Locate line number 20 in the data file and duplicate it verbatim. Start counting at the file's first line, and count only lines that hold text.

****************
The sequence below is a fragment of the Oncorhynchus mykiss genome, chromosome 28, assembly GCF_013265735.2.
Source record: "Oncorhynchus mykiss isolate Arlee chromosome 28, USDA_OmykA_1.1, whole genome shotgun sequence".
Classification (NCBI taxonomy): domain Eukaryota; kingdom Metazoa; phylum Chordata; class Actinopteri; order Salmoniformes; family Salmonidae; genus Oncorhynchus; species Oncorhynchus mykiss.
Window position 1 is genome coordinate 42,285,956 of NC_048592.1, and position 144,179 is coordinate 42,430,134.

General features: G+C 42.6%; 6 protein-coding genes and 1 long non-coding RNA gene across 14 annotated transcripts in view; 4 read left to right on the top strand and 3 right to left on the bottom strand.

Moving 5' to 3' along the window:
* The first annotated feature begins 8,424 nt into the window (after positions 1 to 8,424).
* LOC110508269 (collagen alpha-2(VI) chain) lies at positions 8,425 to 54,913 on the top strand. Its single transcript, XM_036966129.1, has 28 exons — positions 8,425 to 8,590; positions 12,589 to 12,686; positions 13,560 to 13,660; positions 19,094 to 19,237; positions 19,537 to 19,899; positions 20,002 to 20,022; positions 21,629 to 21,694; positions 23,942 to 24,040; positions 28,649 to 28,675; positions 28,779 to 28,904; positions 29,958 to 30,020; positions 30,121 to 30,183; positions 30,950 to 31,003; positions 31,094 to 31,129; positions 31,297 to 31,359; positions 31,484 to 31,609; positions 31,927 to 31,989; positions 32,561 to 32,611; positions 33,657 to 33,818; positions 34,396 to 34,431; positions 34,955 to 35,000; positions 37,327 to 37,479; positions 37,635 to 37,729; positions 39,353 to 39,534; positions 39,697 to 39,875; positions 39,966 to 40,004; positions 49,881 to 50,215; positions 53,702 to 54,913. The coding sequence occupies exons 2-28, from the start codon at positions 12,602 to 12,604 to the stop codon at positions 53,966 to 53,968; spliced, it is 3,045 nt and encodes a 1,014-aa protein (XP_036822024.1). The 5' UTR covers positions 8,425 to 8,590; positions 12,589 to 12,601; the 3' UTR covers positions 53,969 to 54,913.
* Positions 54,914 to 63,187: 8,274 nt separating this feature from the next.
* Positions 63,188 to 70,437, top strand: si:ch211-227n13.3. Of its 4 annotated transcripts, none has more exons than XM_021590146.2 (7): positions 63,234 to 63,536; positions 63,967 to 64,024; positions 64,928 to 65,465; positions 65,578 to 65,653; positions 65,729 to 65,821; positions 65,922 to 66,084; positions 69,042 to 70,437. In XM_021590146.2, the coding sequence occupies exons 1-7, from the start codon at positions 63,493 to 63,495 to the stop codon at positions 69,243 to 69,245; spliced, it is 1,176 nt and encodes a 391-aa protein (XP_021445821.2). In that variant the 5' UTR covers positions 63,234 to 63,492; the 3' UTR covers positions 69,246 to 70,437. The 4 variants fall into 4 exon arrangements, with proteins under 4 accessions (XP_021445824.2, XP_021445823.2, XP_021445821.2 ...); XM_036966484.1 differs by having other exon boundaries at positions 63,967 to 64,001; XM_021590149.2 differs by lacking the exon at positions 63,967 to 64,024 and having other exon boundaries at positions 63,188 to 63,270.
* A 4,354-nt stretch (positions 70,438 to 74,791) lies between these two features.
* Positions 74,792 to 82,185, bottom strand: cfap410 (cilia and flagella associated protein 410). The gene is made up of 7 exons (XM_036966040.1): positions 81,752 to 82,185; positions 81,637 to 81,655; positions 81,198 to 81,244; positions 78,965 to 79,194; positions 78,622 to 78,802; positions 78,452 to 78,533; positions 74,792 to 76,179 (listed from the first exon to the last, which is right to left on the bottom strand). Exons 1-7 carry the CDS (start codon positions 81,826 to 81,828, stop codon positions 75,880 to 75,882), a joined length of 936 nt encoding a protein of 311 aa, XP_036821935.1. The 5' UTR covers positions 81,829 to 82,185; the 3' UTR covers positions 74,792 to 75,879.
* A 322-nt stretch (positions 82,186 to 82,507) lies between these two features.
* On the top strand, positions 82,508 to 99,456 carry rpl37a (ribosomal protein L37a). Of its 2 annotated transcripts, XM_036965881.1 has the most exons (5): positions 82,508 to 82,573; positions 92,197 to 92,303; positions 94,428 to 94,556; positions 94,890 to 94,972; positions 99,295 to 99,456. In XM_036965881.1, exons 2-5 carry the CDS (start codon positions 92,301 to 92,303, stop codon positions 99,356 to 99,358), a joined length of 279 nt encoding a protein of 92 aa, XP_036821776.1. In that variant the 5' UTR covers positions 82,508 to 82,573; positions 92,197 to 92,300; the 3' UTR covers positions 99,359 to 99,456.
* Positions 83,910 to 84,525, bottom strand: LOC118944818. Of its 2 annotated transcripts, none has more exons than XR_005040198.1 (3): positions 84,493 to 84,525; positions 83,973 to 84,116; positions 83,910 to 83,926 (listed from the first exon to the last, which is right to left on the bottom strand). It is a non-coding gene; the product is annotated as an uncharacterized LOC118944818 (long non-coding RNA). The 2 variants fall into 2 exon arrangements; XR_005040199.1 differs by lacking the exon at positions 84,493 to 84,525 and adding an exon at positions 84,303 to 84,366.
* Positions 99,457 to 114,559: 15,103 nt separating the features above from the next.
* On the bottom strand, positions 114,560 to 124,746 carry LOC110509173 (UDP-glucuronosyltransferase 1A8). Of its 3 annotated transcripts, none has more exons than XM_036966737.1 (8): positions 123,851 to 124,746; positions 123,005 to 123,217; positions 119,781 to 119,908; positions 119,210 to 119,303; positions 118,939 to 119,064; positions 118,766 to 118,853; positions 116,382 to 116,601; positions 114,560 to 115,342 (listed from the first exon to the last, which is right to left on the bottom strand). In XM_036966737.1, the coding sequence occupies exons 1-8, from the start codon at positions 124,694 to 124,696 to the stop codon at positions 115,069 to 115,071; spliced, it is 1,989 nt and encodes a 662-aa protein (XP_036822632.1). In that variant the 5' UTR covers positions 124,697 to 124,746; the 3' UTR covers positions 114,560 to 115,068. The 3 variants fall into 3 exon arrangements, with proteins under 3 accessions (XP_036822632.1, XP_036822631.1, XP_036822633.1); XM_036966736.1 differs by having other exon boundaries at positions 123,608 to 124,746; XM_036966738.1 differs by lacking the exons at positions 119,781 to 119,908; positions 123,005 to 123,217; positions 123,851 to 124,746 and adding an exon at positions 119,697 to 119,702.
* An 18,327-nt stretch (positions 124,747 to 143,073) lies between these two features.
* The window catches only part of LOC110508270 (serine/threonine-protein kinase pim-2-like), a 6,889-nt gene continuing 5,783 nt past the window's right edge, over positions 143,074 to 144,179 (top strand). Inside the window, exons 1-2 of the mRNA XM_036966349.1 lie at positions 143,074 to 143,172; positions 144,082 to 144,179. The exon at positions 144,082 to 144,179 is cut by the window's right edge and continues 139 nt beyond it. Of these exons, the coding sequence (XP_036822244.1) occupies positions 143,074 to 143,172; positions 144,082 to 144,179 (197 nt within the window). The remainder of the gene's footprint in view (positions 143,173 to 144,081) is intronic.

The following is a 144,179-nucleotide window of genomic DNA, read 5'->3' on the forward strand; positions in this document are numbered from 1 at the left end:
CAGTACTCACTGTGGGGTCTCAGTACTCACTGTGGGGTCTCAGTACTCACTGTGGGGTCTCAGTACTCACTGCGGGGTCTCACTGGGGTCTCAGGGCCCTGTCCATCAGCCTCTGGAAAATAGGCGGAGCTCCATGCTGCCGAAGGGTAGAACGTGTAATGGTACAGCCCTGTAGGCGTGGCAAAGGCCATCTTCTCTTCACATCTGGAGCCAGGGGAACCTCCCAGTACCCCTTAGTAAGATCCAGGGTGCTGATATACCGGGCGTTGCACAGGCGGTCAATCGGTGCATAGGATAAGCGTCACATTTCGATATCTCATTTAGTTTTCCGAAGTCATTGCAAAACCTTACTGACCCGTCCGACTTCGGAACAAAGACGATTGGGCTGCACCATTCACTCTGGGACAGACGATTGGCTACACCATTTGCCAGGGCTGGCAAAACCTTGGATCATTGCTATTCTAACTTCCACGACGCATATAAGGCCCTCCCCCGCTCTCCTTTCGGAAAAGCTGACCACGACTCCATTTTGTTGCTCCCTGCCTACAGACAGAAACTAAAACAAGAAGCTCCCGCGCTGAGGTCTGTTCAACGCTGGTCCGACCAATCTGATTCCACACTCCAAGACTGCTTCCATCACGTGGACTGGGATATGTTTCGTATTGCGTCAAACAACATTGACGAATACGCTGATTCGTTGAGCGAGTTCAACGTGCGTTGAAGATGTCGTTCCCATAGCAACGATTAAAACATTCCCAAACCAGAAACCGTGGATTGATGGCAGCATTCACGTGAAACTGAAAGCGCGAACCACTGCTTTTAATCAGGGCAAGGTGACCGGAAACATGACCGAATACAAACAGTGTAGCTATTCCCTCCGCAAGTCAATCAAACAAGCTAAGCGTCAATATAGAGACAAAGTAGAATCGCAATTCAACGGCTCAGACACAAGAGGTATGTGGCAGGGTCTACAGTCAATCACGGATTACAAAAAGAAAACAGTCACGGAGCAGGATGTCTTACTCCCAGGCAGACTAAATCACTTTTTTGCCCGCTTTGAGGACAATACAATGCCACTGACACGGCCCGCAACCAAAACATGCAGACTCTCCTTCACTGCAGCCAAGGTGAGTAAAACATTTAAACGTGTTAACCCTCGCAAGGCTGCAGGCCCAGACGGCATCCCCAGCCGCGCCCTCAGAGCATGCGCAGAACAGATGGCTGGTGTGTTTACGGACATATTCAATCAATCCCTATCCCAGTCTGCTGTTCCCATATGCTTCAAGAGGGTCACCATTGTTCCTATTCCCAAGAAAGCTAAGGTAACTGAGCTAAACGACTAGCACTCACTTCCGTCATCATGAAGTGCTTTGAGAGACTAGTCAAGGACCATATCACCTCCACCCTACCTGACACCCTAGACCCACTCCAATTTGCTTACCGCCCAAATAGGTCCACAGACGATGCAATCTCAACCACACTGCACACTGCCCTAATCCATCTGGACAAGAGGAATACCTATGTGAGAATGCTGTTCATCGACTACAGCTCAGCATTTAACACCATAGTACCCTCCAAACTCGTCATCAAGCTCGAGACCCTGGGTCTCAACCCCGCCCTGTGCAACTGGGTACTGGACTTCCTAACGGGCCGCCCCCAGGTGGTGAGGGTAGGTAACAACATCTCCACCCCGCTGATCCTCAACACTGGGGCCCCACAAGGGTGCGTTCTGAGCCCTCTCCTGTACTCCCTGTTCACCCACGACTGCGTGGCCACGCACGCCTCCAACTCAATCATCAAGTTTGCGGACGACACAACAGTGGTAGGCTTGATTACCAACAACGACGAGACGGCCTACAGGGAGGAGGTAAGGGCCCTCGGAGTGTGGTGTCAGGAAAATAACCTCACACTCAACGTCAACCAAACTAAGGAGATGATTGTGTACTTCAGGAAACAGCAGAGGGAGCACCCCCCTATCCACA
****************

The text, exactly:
The following is a 144,179-nucleotide window of genomic DNA, read 5'->3' on the forward strand; positions in this document are numbered from 1 at the left end: